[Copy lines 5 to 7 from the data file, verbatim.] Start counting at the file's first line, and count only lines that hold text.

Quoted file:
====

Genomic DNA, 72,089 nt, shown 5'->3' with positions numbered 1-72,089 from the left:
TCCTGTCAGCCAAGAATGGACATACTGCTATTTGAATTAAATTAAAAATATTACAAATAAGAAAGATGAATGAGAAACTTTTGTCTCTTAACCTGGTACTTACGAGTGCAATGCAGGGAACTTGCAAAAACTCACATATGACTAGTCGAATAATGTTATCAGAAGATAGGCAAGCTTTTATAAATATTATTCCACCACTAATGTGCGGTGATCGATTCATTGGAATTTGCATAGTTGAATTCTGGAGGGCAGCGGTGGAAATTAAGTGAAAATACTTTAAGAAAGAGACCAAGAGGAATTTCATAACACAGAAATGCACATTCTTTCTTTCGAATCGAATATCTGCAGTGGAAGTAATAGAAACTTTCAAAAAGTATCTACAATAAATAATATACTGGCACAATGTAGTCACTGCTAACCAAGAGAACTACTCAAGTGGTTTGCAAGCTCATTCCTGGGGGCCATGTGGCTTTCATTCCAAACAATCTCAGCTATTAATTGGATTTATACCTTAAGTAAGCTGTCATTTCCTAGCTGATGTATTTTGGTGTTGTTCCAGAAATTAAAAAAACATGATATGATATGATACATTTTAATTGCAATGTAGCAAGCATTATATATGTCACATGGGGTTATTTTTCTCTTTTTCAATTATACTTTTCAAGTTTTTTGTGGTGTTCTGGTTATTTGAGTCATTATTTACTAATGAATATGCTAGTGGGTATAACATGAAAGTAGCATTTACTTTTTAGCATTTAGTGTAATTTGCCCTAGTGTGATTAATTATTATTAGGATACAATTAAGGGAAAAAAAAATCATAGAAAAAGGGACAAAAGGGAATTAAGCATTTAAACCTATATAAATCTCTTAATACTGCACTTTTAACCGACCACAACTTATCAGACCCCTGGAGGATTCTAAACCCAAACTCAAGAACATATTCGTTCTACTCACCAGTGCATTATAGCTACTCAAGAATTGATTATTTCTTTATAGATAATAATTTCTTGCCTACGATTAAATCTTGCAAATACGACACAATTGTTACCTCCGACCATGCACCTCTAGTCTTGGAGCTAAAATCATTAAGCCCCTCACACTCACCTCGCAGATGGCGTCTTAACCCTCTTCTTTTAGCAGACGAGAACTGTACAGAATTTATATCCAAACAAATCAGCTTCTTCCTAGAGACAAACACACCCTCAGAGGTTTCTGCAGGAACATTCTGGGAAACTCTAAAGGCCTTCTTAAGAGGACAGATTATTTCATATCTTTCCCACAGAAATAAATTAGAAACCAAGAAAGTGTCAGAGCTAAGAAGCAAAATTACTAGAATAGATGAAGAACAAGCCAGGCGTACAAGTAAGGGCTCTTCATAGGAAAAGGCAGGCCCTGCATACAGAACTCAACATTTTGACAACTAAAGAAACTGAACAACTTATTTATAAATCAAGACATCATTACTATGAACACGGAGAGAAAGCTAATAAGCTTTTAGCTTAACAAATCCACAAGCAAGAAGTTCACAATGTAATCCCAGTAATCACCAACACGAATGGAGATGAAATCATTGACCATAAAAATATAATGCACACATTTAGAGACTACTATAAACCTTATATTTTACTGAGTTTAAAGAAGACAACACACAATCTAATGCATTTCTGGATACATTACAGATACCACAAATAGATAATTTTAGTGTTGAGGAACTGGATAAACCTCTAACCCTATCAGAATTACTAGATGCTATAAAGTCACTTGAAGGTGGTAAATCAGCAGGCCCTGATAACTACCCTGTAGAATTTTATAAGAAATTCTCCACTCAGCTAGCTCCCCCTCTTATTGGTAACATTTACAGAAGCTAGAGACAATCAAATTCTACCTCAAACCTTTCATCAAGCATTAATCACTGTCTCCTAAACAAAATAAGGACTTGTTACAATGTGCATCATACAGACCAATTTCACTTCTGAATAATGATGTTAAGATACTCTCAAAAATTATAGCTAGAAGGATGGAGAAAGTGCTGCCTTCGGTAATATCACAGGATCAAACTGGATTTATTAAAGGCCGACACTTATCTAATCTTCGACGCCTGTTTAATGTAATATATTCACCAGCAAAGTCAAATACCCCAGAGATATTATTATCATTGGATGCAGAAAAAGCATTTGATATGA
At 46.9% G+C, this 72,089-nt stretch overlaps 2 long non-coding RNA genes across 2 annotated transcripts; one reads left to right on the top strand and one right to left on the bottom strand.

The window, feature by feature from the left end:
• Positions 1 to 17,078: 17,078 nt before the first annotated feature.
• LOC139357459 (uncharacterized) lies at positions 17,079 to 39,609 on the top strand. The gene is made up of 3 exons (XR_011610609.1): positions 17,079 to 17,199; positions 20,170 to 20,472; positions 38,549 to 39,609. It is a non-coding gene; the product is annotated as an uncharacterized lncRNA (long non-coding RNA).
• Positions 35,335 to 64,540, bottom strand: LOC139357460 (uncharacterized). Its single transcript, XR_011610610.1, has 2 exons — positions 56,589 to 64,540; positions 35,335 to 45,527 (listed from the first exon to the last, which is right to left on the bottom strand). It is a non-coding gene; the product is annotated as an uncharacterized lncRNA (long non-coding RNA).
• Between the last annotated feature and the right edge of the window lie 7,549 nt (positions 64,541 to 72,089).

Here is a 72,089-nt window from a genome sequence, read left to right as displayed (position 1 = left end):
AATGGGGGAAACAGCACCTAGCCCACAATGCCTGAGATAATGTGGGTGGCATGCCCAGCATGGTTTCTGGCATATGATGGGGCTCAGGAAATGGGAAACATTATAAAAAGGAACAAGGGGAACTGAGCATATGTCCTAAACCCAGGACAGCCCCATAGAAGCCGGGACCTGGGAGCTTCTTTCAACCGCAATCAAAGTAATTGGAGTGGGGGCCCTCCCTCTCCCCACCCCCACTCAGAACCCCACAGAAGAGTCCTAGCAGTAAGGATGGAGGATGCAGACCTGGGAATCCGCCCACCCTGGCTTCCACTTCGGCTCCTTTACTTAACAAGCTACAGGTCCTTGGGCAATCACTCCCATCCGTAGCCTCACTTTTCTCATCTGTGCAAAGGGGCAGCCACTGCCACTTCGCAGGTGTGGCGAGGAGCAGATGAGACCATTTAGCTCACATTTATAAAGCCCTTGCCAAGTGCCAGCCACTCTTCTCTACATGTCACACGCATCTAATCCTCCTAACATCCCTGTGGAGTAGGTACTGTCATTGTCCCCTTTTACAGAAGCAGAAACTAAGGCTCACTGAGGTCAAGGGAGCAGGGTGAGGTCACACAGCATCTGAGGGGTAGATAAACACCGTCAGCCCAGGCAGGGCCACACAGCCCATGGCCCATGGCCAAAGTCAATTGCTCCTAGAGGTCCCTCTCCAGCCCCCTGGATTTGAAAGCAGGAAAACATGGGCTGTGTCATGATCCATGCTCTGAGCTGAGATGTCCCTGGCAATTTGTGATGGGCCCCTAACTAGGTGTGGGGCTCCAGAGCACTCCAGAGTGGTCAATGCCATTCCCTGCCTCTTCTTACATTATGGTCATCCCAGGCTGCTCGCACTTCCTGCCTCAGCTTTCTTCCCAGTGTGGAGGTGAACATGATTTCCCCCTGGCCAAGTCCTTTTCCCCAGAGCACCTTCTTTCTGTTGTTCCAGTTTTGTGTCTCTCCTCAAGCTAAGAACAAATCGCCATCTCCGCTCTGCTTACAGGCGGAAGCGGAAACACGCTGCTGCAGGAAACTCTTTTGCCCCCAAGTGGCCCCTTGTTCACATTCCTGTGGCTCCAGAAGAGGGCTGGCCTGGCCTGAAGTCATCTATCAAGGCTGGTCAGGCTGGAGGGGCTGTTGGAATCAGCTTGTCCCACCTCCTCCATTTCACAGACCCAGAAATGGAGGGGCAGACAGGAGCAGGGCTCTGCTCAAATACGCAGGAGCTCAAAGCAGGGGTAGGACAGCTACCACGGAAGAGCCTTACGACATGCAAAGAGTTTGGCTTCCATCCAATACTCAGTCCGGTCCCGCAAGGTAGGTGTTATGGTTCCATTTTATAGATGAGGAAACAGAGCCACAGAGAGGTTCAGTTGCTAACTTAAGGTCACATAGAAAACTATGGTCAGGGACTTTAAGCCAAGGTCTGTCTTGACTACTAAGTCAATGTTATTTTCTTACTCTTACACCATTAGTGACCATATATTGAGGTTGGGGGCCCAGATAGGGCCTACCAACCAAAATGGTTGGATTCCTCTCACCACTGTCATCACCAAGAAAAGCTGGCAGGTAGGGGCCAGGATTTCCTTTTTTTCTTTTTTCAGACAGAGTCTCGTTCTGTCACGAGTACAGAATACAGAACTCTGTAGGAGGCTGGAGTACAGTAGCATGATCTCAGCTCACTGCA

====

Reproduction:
• Positions 1 to 17,078: 17,078 nt before the first annotated feature.
• LOC139357459 (uncharacterized) lies at positions 17,079 to 39,609 on the top strand. The gene is made up of 3 exons (XR_011610609.1): positions 17,079 to 17,199; positions 20,170 to 20,472; positions 38,549 to 39,609. It is a non-coding gene; the product is annotated as an uncharacterized lncRNA (long non-coding RNA).
• Positions 35,335 to 64,540, bottom strand: LOC139357460 (uncharacterized). Its single transcript, XR_011610610.1, has 2 exons — positions 56,589 to 64,540; positions 35,335 to 45,527 (listed from the first exon to the last, which is right to left on the bottom strand). It is a non-coding gene; the product is annotated as an uncharacterized lncRNA (long non-coding RNA).